Over the next few months, many students will be graduating from their degrees and moving into the world of employment. To help you gain the role you want, you should review typical interview questions and prepare thoughtful and considered answers for them.
“Tell me about yourself.”
It’s inevitable that an employer will ask you the above question; interviewers ask this question to help them understand if you’re the right cultural fit for the company. The best approach to this question is to outline what you’ve been doing with your life prior to applying for the role. If you’ve been studying at university, tell the employer about your course and why you chose it, or if you’ve been working, you could explain a bit about your current role and what you enjoy about it.
To add a more personal feeling to your answer, you can also add in any hobbies you have or activities you do to fill your time.
“What are your biggest strengths/weaknesses?”
Before the interview, spend some time reflecting on your previous work/study experiences and examine what you were good at and not so good at. This is ultimately what the employer is looking for; they’re trying to see whether you’re self-reflective.
In terms of your weaknesses, always answer in a way that’s constructive. The employer wants to see that you can identify your weaknesses and have strategies for overcoming them. For example, you might be someone who is too focussed on detail. To overcome this, you might ask a colleague to have a quick look over some work you’ve produced for a second opinion. Alternatively, you could ensure you don’t spend too long on a specific task. Knowing your weaknesses and how you can work around them is crucial at work.
“What skills do you have that would help you in this role?”
Before the interview, make sure you read the job description carefully. Jot down some of the skills you have that match the responsibilities you’ll be required to undertake. For example, if you’re going to be in a role that has lots of deadlines and is very time-pressured, you should think about whether you have effective time management skills. The employer is checking that you have the right skillset in order to perform well at the job.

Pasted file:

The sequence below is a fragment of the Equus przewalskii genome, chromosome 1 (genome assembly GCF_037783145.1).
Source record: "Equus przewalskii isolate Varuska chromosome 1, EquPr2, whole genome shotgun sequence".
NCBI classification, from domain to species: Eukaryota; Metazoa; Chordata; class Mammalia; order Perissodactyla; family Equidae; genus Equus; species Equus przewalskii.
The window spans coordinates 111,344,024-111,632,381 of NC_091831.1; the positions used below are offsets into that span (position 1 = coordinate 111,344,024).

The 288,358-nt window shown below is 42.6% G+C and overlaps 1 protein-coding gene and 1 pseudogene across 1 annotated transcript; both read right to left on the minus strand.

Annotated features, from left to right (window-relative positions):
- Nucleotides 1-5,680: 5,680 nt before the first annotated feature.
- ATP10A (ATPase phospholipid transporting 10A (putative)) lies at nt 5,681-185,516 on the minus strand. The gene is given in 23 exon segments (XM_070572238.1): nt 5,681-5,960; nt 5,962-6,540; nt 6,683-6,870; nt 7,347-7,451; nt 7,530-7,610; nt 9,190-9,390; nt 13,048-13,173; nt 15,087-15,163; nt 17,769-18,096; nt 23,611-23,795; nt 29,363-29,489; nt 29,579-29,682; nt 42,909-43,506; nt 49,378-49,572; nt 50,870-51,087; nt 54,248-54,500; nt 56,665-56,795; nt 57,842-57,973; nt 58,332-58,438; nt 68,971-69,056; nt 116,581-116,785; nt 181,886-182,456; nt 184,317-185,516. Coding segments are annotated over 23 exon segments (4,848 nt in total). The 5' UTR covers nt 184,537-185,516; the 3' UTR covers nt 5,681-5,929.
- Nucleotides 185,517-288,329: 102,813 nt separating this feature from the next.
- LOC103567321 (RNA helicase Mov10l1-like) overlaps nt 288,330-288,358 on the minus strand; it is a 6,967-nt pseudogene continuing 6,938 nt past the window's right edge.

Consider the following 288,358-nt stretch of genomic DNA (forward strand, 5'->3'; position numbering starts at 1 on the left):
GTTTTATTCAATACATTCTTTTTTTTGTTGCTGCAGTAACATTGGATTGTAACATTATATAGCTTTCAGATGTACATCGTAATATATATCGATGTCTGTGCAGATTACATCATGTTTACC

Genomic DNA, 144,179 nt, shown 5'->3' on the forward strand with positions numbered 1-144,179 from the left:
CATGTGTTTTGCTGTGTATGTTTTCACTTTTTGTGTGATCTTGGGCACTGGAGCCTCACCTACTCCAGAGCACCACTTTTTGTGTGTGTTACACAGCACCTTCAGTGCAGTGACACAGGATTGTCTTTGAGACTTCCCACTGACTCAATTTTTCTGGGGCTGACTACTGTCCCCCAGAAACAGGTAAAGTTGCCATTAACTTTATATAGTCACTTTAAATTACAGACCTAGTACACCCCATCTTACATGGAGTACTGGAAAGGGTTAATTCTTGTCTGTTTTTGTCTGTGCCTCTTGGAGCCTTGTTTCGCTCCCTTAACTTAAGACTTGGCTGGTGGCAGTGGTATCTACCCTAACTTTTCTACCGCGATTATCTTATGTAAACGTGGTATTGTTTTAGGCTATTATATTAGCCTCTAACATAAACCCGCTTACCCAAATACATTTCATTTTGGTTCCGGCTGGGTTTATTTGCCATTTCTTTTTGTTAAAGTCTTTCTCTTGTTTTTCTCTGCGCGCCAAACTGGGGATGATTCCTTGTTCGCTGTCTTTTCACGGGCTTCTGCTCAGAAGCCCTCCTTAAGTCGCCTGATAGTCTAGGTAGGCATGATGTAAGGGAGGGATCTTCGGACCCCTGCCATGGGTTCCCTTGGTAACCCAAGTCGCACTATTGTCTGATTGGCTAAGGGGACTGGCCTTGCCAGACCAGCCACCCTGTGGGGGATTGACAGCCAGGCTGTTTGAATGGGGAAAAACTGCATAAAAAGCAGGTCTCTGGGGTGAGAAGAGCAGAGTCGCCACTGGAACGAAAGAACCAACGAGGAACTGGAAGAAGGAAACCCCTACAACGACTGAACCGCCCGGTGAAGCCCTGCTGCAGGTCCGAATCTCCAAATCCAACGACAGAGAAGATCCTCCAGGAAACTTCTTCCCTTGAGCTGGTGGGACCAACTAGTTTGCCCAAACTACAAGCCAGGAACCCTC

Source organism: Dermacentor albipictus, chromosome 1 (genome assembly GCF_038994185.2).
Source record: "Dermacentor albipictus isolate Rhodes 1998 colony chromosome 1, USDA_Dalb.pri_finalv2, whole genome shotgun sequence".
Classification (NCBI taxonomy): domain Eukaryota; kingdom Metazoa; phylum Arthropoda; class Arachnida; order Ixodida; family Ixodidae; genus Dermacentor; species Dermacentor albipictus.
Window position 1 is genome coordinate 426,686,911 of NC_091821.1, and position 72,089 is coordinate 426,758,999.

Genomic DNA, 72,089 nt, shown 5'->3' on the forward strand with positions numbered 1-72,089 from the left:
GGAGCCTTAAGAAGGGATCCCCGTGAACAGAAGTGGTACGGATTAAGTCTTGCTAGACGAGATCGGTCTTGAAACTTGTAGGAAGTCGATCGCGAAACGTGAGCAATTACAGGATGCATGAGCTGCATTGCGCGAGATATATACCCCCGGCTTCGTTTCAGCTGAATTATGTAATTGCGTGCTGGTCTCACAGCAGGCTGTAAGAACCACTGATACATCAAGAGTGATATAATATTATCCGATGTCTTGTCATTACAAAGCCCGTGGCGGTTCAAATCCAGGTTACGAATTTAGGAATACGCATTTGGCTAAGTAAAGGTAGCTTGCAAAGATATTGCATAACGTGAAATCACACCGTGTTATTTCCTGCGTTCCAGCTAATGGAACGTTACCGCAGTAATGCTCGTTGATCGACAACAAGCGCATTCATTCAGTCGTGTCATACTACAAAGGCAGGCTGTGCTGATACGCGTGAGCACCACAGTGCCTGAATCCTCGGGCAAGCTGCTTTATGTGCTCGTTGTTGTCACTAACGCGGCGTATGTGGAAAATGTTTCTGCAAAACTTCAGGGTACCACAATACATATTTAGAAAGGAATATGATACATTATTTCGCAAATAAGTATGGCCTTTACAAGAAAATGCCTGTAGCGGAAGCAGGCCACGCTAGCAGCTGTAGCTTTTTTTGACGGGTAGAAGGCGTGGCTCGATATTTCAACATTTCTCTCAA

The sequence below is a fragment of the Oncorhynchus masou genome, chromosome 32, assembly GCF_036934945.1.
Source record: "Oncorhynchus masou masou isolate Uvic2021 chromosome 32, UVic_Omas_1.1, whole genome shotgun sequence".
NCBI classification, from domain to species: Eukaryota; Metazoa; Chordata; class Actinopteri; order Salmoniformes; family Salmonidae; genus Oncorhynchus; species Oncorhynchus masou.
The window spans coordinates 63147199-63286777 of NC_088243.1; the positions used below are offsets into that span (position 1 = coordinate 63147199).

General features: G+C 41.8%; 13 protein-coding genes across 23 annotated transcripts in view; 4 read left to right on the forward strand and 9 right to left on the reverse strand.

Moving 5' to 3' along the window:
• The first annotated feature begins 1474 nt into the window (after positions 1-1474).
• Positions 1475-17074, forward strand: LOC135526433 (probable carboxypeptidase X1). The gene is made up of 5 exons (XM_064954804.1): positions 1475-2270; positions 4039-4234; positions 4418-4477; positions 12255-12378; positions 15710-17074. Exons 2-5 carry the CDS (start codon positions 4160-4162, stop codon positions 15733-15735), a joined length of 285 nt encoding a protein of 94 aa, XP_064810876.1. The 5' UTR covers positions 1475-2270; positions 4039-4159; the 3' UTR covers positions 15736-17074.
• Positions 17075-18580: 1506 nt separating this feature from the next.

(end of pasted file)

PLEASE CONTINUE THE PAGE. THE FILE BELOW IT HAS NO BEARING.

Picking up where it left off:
“What do you know about our company?”
Interviewers want to see that you’ve made an effort to find something out about their company to evaluate how dedicated you would be to the role. Prior to the interview, look up the company’s mission and values. You should also have a look at their social media feeds and blogs to gain an idea of what they do and the sectors they work in.
“Tell me about a time you….”
This type of question is incredibly common. Employers might ask about a time you were challenged, led a team, or were involved in a project. Here, the employer is testing your problem-solving ability and how you would act in common scenarios within the role. You should describe the scenario and then focus on the outcomes. Ultimately, you want to evidence you’ve had the experience of the scenario and that you could handle it again.
“What type of working environment do you enjoy best?”
Realistically, we’d all like an environment that has a casual dress code, beanbag chairs and the radio on in the background. However, not everyone can work for Google!
Think about conditions you were in when you produced your best work. Do you enjoy working in a team and collaborating? Do you prefer putting your headphones in and powering through a big workload? Consider in which scenario you have been most productive in. This is for your benefit as much as the employers. In asking this, the employer wants to check that you’d fit into the company culture.
“How do you deal with failure?”
Don’t be afraid of this question and answer “I’ve never failed”. Of course you have, even if it hasn’t been a failure that changed the entire course of your life.
The employer wants to see that you’ve failed and been able to pick yourself back up again in a mature way. They’ll also want to know that you learned something from the failure.
The questions you should be asking the employer
To show your enthusiasm for the role, it’s always good to think of a few interview questions to ask at the end. If you’ve read something interesting on the company blog or have a question about a particular aspect of the job, use this as an opportunity to find out the answer.
GISMA Business School students have access to the Career Centre, who run training sessions and seminars to prepare students for every aspect of professional life. If you’re interested in becoming a GISMA student, take a look at our available programmes.
- Written by Emma Chadwick